Mr Hazelton made the comments in response to a second generation district plan (2GP) submission by Heart of Dunedin, which represents CBD landowners, slamming the council’s underinvestment in the area.
He said it was correct the council had invested in improving the amenity of the warehouse precinct, but the amount it was spending there was dwarfed by what it had set aside for rest of the central city.
By the end of next year it would have spent $3million in the warehouse precinct, but $37million was set aside for the rest of the CBD as part of its central city plan.
"[It] may have got attention first, but to say we are going to favour them in some way is ridiculous, because way more money is going to go into the rest of the central city."
The council started in the warehouse precinct because it could be done within existing budgets and it gave staff an opportunity to try a different approach, which involved working in co-operation with building owners.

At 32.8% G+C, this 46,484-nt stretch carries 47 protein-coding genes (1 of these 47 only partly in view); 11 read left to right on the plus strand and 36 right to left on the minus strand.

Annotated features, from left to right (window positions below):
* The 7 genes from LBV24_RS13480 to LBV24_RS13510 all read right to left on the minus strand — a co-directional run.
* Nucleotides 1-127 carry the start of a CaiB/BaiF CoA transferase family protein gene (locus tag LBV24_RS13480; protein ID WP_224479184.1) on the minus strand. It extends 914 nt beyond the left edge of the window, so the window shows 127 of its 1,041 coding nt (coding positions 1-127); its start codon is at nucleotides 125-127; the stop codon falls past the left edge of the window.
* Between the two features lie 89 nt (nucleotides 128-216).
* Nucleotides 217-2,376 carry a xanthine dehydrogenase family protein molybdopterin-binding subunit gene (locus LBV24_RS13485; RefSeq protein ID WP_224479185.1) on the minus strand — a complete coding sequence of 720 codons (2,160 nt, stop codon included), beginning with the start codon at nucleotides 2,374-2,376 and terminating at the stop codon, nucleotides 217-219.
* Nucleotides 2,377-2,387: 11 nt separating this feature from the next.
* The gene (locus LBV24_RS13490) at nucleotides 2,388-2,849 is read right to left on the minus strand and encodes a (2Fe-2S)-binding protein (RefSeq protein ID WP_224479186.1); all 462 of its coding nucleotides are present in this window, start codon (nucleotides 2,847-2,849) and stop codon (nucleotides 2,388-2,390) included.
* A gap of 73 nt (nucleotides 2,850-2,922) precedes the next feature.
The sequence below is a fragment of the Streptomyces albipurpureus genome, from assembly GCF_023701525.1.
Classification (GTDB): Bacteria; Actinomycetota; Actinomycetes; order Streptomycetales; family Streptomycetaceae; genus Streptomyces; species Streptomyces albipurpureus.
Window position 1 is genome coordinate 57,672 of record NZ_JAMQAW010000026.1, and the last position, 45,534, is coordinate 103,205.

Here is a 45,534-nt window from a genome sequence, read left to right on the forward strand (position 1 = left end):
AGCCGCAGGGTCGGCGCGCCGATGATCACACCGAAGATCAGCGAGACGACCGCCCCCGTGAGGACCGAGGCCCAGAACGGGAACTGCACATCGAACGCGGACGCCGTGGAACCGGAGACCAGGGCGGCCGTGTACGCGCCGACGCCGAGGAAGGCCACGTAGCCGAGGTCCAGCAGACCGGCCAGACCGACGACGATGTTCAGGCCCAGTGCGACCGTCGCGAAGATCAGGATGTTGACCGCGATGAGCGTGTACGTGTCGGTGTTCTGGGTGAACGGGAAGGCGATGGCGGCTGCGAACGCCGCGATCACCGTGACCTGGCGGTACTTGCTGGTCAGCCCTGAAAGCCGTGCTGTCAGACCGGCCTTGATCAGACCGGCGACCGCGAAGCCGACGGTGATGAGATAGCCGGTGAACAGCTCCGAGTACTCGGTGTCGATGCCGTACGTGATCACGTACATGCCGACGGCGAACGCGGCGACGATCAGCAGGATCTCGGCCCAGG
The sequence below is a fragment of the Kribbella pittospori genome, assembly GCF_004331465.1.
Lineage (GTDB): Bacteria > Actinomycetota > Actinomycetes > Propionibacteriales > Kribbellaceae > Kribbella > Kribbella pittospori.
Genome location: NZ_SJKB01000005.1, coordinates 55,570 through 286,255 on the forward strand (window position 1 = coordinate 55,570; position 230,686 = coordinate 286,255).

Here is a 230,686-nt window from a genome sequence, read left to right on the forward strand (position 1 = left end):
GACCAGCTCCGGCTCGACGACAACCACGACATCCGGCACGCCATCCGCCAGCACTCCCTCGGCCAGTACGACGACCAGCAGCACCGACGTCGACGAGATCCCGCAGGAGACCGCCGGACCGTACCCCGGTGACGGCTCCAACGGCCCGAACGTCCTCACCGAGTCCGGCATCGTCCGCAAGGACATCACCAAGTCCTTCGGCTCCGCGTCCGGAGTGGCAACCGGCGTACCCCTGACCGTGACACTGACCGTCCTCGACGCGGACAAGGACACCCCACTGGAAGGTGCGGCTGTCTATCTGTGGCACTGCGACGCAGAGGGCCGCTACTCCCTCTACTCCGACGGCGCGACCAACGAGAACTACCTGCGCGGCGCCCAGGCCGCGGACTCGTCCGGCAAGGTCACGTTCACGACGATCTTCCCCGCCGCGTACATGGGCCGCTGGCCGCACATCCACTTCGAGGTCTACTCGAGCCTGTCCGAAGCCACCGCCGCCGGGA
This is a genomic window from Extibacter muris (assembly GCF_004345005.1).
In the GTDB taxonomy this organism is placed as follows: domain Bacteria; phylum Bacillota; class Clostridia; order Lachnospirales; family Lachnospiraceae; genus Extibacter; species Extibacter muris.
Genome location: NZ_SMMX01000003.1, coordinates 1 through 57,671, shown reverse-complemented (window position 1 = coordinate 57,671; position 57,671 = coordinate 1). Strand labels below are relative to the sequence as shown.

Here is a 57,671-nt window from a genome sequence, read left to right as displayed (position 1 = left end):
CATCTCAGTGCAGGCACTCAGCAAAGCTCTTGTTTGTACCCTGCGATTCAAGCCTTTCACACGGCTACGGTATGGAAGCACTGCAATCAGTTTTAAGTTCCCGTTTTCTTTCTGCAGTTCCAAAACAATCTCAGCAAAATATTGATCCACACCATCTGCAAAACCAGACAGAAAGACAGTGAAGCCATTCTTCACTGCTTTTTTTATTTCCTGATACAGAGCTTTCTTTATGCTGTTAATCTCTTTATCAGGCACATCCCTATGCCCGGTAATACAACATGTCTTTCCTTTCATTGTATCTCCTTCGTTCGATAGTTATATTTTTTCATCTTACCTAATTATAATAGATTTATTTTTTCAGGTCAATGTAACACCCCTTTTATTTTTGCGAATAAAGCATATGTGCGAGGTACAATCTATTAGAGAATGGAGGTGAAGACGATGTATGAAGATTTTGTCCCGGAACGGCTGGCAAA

The rest of the central city work was planned to start in the 2018-19 financial year, taking between five and seven years to complete, after extensive consultation with CBD businesses.
Staff were investigating which areas should be upgraded first and the new council would get a report in December outlining the "broad thinking" of staff and their priorities.
The proposal in the 2GP to allow retail in the warehouse precinct only in heritage buildings would encourage further revitalisation in the area and help meet the needs of a growing number of apartment dwellers.
The CBD, with its big glass shop fronts and plentiful parking spaces, would remain sought after, but it was important to offer a range of spaces and different price points for businesses to move into.
He also said the argument from Heart of Dunedin that there had been little or no interaction between the council and CBD business owners was "mischievous", as they had been invited to two separate workshops about the future of the CBD in recent years.